Self-driving Uber auto hits, kills pedestrian in Arizona

After this accident, they have stopped all their tests in Tampa, Phoenix, Pittsburgh, San Francisco and Toronto, which is standard procedure for Uber. What are the companies that are designing and deploying self-driving cars doing to prevent crashes like this? The victim was a 49-year-old woman, who police report was walking outside the crosswalk at the time of the crash.

The U.S. National Transportation Safety Board has sent a team to investigate the crash. He told reporters at a news conference Monday the Uber vehicle was traveling around 40 miles per hour when it hit Helzberg immediately as she stepped on to the street.

Police added that the driver showed no signs of impairment and that prosecutors will be looking at the case for possible charged. She died shortly after being hit by an Uber-operated vehicle on a public road.

Automakers and technology companies such as Uber, General Motors Co and Toyota Motor Corp have made substantial investments that hinge on significant revisions to existing vehicle safety regulations written under the assumption that a licensed human would always be in control of a vehicle. Personally, I'm hoping this tragic incident leads to federal guidelines and rules governing the development of autonomous vehicle systems. But Moir said there appears to be little he could have done to intervene before the crash. But NACTO also recommends that the vehicles be fully autonomous, with no opportunity for human intervention, which has been deemed safer by several groups, like the Self-Driving Coalition for Safer Streets. But they do have faults. What we can say for a certain is that a driver was situated around the wheel. "Until we understand the testing and deployment of these systems further, we need to take our time and work through the evolution of the technology", he says. As of early March, the agency received 59 such reports.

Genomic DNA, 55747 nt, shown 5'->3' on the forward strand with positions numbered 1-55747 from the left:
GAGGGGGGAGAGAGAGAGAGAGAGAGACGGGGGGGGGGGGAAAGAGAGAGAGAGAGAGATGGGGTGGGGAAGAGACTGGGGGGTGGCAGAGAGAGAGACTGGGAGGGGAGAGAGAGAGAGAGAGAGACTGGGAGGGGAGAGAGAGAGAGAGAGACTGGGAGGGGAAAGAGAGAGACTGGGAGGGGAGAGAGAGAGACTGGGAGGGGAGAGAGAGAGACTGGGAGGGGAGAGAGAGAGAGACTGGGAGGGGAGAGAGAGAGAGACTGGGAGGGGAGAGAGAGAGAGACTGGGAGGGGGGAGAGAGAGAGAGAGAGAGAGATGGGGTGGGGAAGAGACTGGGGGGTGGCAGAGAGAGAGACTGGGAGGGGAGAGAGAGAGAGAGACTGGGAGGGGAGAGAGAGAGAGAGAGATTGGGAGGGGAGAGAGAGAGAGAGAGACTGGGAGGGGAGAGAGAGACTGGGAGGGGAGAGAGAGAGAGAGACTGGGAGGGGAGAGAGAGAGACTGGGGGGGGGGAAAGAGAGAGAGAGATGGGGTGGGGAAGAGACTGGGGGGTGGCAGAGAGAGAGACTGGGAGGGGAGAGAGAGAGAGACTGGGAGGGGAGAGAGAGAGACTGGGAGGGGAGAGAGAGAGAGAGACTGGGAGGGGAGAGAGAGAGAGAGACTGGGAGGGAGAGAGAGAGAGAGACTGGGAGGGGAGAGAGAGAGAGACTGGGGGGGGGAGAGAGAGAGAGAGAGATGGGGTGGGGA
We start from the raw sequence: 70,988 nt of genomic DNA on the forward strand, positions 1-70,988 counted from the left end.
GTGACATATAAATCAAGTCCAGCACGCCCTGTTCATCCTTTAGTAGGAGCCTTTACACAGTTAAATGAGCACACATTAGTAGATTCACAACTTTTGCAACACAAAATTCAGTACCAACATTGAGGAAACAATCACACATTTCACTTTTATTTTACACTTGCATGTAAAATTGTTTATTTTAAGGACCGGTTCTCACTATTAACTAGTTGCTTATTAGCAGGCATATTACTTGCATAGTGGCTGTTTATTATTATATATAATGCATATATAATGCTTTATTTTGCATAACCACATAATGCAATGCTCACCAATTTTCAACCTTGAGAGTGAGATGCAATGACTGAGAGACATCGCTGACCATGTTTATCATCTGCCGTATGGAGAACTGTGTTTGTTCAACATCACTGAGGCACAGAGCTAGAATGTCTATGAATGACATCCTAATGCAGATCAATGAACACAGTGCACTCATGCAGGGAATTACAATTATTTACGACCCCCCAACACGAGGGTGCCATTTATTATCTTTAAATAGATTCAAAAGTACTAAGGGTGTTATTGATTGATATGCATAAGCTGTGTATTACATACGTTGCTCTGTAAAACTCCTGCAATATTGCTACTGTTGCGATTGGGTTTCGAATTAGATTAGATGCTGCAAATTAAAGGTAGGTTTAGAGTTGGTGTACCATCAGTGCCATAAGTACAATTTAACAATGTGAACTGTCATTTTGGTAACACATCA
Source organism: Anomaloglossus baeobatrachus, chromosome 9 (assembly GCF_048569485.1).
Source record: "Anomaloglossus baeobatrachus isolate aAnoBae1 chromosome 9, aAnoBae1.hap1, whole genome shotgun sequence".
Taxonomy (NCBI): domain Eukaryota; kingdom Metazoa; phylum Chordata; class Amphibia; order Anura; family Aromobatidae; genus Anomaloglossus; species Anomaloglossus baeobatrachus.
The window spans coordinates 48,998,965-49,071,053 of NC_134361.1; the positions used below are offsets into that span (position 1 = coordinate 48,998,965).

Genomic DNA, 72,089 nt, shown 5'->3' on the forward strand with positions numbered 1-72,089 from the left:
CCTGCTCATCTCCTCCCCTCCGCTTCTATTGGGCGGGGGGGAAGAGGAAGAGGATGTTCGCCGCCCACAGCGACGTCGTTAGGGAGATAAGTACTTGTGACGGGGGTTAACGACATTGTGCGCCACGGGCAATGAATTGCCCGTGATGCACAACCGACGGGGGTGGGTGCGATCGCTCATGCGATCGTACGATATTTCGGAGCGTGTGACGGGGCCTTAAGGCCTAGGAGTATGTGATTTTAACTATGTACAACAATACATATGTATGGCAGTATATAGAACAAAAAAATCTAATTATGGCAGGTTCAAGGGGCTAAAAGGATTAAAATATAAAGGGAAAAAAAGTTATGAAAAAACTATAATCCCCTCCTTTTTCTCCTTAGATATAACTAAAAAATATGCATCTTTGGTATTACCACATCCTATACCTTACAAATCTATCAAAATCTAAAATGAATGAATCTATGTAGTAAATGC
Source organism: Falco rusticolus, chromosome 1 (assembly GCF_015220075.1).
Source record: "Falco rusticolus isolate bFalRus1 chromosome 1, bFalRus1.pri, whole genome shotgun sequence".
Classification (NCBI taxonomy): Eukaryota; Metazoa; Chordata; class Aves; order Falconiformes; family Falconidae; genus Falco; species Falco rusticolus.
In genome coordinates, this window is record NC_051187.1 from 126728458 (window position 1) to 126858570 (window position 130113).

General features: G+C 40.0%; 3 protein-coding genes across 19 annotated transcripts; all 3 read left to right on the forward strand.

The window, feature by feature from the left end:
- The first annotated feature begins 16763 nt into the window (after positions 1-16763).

The company's CEO Dara Khosrowshahi also weighed in on Twitter, saying "some incredibly sad news out of Arizona". Last November, a spokesperson for the non-profit Consumers for Auto Reliability and Safety expressed concerns about the state's lack of safety, data-reporting, and liability provisions to The New York Times: "It's open season on other Arizona drivers and pedestrians". The incident has sparked an uncomfortable debate, though, about the many self-driving cars already on roads and whether they're ready to be there. Police believe she may have been homeless.

In California, where testing without a backup driver was just weeks away from being permitted, Jessica Gonzalez, a spokeswoman for the state Department of Motor Vehicles, said officials were in the process of gathering more information about the Tempe crash.

  • Leroy Wright